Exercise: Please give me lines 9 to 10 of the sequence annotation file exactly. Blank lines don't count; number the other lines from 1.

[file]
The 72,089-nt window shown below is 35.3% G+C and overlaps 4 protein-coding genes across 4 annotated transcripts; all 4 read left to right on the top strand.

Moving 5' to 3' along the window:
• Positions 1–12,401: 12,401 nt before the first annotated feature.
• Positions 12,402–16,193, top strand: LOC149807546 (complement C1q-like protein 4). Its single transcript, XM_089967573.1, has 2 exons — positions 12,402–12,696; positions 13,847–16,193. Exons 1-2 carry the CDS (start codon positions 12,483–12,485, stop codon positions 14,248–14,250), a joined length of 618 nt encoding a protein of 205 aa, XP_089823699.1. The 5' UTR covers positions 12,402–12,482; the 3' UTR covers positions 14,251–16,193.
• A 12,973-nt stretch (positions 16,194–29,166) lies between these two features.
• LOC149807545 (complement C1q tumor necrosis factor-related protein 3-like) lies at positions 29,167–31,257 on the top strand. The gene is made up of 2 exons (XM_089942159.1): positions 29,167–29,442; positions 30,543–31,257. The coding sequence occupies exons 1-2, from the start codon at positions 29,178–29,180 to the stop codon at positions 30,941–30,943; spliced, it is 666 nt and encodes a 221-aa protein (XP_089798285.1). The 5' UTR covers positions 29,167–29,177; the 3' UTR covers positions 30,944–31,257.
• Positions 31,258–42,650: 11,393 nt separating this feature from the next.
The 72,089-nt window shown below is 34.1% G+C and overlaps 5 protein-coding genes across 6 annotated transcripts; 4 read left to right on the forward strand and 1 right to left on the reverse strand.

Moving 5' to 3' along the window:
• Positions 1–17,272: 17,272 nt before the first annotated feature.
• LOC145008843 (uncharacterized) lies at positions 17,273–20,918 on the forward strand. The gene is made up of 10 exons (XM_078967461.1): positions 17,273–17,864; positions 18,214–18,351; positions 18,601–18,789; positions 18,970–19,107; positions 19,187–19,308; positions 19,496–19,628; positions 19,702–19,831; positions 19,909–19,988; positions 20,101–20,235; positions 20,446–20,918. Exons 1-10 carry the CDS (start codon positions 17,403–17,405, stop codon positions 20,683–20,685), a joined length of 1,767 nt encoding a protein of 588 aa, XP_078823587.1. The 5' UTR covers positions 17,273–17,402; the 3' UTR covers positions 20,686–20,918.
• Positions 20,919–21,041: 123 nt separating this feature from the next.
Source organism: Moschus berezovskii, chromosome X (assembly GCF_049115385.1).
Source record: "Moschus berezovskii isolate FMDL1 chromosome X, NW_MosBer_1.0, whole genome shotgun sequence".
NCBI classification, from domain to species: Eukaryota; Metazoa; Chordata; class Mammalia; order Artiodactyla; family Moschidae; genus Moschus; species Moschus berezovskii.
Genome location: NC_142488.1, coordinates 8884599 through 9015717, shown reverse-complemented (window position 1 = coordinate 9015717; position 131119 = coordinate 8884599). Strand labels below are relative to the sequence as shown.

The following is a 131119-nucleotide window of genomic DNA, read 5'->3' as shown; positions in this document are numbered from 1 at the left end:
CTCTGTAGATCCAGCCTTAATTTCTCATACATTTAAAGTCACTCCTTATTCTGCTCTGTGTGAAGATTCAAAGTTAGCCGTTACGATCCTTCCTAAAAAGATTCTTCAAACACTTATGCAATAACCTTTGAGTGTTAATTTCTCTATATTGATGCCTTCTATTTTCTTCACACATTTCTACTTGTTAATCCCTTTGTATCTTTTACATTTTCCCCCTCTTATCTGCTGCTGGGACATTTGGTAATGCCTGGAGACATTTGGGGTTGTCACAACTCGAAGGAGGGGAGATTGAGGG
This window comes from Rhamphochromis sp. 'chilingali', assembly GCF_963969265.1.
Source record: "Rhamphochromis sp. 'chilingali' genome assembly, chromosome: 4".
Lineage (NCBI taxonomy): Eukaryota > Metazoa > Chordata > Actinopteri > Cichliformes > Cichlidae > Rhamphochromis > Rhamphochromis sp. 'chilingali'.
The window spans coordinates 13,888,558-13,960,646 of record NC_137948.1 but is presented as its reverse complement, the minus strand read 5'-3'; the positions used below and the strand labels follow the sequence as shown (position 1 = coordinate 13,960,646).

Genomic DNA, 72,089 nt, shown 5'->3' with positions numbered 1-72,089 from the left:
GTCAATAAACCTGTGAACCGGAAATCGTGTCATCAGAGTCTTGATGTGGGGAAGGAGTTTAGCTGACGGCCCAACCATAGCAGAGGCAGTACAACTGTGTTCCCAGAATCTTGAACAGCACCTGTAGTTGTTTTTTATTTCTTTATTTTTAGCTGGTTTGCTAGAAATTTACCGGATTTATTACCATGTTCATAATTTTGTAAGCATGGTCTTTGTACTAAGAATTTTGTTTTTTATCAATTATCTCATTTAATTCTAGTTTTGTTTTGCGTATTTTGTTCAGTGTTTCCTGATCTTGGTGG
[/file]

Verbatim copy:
Moving 5' to 3' along the window:
• Positions 1–17,272: 17,272 nt before the first annotated feature.